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By GOP standards, the classified docs scandal is now a ‘problem’

There’s an opportunity to re-evaluate the Mar-a-Lago story — not by my standards, or the Justice Department’s standards, but by GOP lawmakers' own words.


The Washington Post’s report on the FBI finding nuclear secrets at Mar-a-Lago was obviously stunning — and the article used a specific phrase that warrants a closer look.

According to the reporting, which has not been independently verified by MSNBC or NBC News, some of the documents seized at Donald Trump’s glorified country club were so highly sensitive that they fell under the category of “special-access programs.”

The Post, which cited people familiar with the matter in its reporting, added: “Documents about such highly classified operations require special clearances on a need-to-know basis, not just top-secret clearance. Some special-access programs can have as few as a couple dozen government personnel authorized to know of an operation’s existence.”

On the show last night, Alex spoke to John Brennan, the former director of the CIA, who acknowledged that the documents in question are “part of special-access programs, SAPs.” He added, “These are documents that are the most highly sensitive and highly restrictive within the U.S. government.”

Obviously, the fact that Trump took such materials and refused to give them back is extraordinary, and may yet prove to be criminal. But the mention of special-access programs reminds me of something we last discussed a couple of weeks ago: a quote from a House Republican that’s worth revisiting.

In the immediate aftermath of the FBI executing a search warrant at Mar-a-Lago, Republicans reflexively defended the former president and condemned federal law enforcement, though in a rather literal sense, GOP officials had no idea what they were talking about. The party didn’t know what the former president took or why. Republicans defended Trump because that’s what was expected of them.

But a handful of GOP officials were quietly open to the possibility that Trump had gone too far. Politico ran this report four weeks ago:

In an interview, Rep. Chris Stewart (R-Utah), an Intelligence Committee member, said it was important for the panel to glean additional information and acknowledged that mishandling of sensitive classified information would be a serious violation. “I mean, if he had actual Special Access Programs — do you know how extraordinarily sensitive that is? That’s very, very sensitive. If that were actually at his residence, that would be a problem,” Stewart said. “But we just don’t know that. So let’s find out.”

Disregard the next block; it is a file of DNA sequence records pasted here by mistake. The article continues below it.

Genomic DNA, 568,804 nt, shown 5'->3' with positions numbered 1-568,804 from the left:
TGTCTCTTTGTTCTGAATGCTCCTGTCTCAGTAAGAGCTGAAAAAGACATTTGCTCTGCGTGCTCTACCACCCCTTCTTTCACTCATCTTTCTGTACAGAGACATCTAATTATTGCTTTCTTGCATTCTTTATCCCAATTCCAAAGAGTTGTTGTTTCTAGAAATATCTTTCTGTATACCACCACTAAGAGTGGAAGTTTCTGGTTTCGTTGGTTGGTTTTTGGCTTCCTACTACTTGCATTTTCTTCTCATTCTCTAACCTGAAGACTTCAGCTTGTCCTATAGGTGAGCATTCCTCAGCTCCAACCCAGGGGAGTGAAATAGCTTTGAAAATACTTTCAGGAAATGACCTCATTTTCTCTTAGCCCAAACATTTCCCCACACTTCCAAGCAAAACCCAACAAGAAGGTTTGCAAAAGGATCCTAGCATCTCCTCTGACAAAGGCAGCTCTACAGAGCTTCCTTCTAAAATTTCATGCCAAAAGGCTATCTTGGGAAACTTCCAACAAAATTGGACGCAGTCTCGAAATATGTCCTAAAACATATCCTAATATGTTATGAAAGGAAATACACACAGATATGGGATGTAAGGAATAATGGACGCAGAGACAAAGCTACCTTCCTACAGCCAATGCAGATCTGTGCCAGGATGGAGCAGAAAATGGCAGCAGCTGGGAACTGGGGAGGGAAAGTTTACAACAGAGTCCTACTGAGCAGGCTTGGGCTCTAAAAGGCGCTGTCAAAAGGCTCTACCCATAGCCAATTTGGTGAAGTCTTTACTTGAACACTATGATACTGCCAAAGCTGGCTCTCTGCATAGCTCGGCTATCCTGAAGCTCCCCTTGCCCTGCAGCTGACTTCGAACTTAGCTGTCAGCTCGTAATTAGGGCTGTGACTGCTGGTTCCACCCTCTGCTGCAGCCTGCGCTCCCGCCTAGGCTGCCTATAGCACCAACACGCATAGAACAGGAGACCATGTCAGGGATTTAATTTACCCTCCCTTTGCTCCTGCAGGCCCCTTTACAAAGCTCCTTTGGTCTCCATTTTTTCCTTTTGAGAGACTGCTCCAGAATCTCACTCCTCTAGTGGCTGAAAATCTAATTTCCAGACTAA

Well, we’ve found out. After the Utah congressman made those comments on the record, effectively setting a standard for the controversy, the National Archives has confirmed that Trump took special-access program materials. The Justice Department has also confirmed that Trump took special-access program materials. There’s all kinds of reporting that Trump took special-access program materials.

If that were actually at his residence, that would be a problem.”

For the past month, most of the Republican Party has tried to treat the Mar-a-Lago controversy as a partisan affair, but there’s an opportunity here to re-evaluate the story — not by my standards, or the Justice Department’s standards, or Democrats’ standards, but rather by the GOP’s own standards.

A conservative, red-state Republican on the House Intelligence Committee drew a line. We now know the former president crossed that line. So as we recently discussed, the result is an unavoidable question: Is there now a bipartisan consensus that Trump’s scandal has merit?

Politico’s report from four weeks ago also quoted Rep. Michael McCaul of Texas, the top Republican on the House Foreign Affairs Committee, saying, “When you get to compartmentalized classified spaces, it gets more serious.”

But again, there’s no longer any doubt that Trump brought such classified information to his country club. That question has been definitively answered.

All of which makes the quotes from Stewart and McCaul that much more significant: If we’re evaluating the controversy by the standards espoused by conservative congressional Republicans, what the former president is alleged to have done is both “serious” and “a problem.”

Are GOP leaders prepared to honor their own party’s benchmarks?